Christmas in Panama

Another holiday season is flying by! But, it has been another excellent Christmas. It is interesting to see how it is celebrated here, both the differences and similarities.

One big similarity which I’m not sure is a good thing, is the commercialism of the holiday. Decorations and promotions started to appear in stores two months beforehand since there isn’t that Thanksgiving date to mark (though Black Friday was observed for the first time, complete with crowds and overflowing parking lots). As it got closer to Christmas the crowds and traffic increased daily. The last week downtown was closed to traffic, stores were crowded, and it was almost impossible to drive around town except in the mornings. Yes, the Panamanians did some serious shopping!

But, Christmas is also a traditional family event and a time of celebration. Unlike the US though, Christmas Eve is the height of the celebration. Families and friends get together, often making the rounds to a number of homes of of family and friends, and many celebrate with fireworks. In every neighborhood the fireworks increased throughout the evening with the climax at midnight to usher in the day of Christmas. Then, at midnight, everyone is wished a Merry Christmas (in person or by phone or whatever means of communication is possible), dinner is served, and presents are opened

There continues to be celebrations on Christmas day as well. Families and friends who couldn’t get together on Christmas Eve see each other on Christmas day, and I saw many homes in our neighborhood had gatherings. I was also surprised to see how many people were working on Christmas Day. I talked to a car mechanic, a small engine repairman, and even the trash men were making their Thursday rounds. Supermarkets were open, and of course there were policemen on duty.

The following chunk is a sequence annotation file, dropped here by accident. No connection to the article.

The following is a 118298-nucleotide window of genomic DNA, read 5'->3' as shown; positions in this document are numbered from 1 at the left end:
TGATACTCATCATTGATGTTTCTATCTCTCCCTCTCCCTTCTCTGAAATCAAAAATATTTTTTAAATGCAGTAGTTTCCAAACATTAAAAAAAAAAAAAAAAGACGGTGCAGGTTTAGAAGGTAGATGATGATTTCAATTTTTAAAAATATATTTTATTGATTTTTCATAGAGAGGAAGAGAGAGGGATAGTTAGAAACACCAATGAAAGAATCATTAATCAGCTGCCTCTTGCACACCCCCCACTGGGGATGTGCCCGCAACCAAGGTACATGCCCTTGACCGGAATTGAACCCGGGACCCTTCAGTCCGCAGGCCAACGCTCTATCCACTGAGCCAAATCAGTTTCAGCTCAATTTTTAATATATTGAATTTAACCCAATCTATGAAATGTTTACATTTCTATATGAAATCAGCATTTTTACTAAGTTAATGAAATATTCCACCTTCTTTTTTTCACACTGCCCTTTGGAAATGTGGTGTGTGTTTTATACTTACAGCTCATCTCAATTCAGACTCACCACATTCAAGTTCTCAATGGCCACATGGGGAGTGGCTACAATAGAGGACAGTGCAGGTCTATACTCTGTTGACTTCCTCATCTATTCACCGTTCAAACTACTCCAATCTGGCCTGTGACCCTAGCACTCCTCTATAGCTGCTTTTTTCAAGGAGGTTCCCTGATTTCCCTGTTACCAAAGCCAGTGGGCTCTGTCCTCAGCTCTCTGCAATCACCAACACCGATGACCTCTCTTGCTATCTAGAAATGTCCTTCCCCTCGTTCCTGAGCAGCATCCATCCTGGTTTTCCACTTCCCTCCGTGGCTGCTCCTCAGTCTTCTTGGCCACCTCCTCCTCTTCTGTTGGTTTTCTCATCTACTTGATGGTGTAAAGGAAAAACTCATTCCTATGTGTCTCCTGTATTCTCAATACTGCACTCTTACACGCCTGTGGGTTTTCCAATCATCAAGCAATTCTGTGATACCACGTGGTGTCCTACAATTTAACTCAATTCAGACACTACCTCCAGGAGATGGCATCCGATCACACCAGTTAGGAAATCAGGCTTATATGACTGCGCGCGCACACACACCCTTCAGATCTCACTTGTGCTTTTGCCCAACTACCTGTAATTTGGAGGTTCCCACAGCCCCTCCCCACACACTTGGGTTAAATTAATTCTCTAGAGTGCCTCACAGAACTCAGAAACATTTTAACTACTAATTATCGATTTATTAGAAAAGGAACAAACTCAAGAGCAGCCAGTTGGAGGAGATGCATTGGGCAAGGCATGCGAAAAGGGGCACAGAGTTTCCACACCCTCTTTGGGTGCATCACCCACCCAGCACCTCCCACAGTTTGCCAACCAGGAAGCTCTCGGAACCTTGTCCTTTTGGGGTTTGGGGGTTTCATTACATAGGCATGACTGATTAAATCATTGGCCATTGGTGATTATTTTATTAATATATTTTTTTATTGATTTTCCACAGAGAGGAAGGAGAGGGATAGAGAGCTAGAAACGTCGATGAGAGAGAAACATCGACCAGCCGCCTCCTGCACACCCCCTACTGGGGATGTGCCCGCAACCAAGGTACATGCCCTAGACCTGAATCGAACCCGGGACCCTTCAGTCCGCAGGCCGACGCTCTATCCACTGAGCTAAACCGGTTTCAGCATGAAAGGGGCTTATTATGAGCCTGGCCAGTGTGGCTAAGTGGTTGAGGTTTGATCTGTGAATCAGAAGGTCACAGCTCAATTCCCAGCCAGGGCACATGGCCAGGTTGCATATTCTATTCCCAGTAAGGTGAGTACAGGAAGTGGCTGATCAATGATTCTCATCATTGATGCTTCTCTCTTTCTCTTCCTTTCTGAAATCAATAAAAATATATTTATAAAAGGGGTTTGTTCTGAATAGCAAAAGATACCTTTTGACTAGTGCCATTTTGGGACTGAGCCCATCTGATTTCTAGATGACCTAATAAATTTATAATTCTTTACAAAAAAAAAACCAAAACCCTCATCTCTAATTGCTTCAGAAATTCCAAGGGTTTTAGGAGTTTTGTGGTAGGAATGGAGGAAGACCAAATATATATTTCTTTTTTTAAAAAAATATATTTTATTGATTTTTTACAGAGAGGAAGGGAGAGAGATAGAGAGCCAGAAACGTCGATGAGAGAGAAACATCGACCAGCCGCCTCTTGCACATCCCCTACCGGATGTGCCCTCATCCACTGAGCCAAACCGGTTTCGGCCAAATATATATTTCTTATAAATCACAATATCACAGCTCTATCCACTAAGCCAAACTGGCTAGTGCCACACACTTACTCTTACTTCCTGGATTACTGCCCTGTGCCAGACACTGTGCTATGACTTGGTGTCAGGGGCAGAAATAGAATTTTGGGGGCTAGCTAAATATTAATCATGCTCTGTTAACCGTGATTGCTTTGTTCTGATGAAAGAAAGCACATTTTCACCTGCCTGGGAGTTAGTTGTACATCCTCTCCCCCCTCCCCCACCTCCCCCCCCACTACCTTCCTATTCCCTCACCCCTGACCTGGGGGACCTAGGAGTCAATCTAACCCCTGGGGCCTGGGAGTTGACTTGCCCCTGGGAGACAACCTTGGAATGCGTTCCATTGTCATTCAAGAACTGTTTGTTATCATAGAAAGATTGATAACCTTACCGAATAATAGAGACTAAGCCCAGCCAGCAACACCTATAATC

Here with us and our friends it was a relaxed and quiet holiday. Many kids were elsewhere celebrating with other family members, so we made the traditional holidays foods for dinner but enjoyed the evening at our own pace and appreciated the neighborhood fireworks that made the night so festive.


Here is the majority of our Christmas food. At the top of the table are the tamales, next to the green beans. Below them is chicken with traditional Panamanian flavorings, and next to that is arroz con guandu (rice and pigeon peas). This and the tamales are pretty much requirements for festive dinners, and especially for Christmas. Guandu comes in green, spotted, or black. These are mine from last year preserved in the freezer, and they are black which is why the rice looks so dark. The dish sure tasted good though!

Moving on, next on the right is a fruit cocktail of apples, pears, grapes, and oranges. Sangria is in the cup made with cranberry juice and fresh squeezed orange juice. I never made it with orange juice before but it is really good. We also had iced tea for anyone who wanted something non-alcoholic. The pink dish is potato salad made with beets. It is made like most potato salads but with the addition of beats which give it this festive color. Because of that it is popular at many holiday dinners. Not pictured – the very illegal (diet wise) but wonderful cheesecake, thanks to Pricesmart. I wanted a tres leche cake but they didn’t have one, and I couldn’t come home empty handed after all.